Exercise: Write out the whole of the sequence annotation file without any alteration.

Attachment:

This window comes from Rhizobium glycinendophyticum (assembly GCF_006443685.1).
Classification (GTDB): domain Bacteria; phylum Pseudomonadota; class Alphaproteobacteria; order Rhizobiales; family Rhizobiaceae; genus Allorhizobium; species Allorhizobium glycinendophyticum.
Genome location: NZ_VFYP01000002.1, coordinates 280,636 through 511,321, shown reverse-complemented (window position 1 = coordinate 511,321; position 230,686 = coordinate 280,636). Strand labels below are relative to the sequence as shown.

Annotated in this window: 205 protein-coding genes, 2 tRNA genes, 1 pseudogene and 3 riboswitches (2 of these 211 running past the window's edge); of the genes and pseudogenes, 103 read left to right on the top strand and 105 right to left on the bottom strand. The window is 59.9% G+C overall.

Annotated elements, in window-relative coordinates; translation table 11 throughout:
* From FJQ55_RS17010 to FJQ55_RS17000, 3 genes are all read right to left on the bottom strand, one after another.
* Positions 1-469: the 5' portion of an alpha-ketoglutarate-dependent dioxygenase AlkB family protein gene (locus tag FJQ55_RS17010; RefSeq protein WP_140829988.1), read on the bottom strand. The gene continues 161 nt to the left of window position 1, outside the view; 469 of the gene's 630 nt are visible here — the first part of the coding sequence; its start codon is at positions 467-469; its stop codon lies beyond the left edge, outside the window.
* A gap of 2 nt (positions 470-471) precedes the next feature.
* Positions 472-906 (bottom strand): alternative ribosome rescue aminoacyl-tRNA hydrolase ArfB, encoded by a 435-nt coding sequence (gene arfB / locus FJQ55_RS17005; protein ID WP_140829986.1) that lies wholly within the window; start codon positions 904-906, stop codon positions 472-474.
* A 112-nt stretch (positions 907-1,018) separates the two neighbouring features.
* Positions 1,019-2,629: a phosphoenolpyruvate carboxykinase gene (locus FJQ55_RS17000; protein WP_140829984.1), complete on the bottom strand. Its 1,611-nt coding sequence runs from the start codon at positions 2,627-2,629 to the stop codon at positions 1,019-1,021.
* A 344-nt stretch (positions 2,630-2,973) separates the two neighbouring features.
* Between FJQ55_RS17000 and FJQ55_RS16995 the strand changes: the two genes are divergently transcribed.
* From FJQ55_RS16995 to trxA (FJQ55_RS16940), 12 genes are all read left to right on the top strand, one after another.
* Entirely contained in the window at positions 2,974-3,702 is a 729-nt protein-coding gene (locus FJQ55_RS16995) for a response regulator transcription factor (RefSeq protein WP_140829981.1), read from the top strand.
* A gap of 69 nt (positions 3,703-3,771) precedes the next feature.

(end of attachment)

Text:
This window comes from Rhizobium glycinendophyticum (assembly GCF_006443685.1).
Classification (GTDB): domain Bacteria; phylum Pseudomonadota; class Alphaproteobacteria; order Rhizobiales; family Rhizobiaceae; genus Allorhizobium; species Allorhizobium glycinendophyticum.
Genome location: NZ_VFYP01000002.1, coordinates 280,636 through 511,321, shown reverse-complemented (window position 1 = coordinate 511,321; position 230,686 = coordinate 280,636). Strand labels below are relative to the sequence as shown.

Annotated in this window: 205 protein-coding genes, 2 tRNA genes, 1 pseudogene and 3 riboswitches (2 of these 211 running past the window's edge); of the genes and pseudogenes, 103 read left to right on the top strand and 105 right to left on the bottom strand. The window is 59.9% G+C overall.

Annotated elements, in window-relative coordinates; translation table 11 throughout:
* From FJQ55_RS17010 to FJQ55_RS17000, 3 genes are all read right to left on the bottom strand, one after another.
* Positions 1-469: the 5' portion of an alpha-ketoglutarate-dependent dioxygenase AlkB family protein gene (locus tag FJQ55_RS17010; RefSeq protein WP_140829988.1), read on the bottom strand. The gene continues 161 nt to the left of window position 1, outside the view; 469 of the gene's 630 nt are visible here — the first part of the coding sequence; its start codon is at positions 467-469; its stop codon lies beyond the left edge, outside the window.
* A gap of 2 nt (positions 470-471) precedes the next feature.
* Positions 472-906 (bottom strand): alternative ribosome rescue aminoacyl-tRNA hydrolase ArfB, encoded by a 435-nt coding sequence (gene arfB / locus FJQ55_RS17005; protein ID WP_140829986.1) that lies wholly within the window; start codon positions 904-906, stop codon positions 472-474.
* A 112-nt stretch (positions 907-1,018) separates the two neighbouring features.
* Positions 1,019-2,629: a phosphoenolpyruvate carboxykinase gene (locus FJQ55_RS17000; protein WP_140829984.1), complete on the bottom strand. Its 1,611-nt coding sequence runs from the start codon at positions 2,627-2,629 to the stop codon at positions 1,019-1,021.
* A 344-nt stretch (positions 2,630-2,973) separates the two neighbouring features.
* Between FJQ55_RS17000 and FJQ55_RS16995 the strand changes: the two genes are divergently transcribed.
* From FJQ55_RS16995 to trxA (FJQ55_RS16940), 12 genes are all read left to right on the top strand, one after another.
* Entirely contained in the window at positions 2,974-3,702 is a 729-nt protein-coding gene (locus FJQ55_RS16995) for a response regulator transcription factor (RefSeq protein WP_140829981.1), read from the top strand.
* A gap of 69 nt (positions 3,703-3,771) precedes the next feature.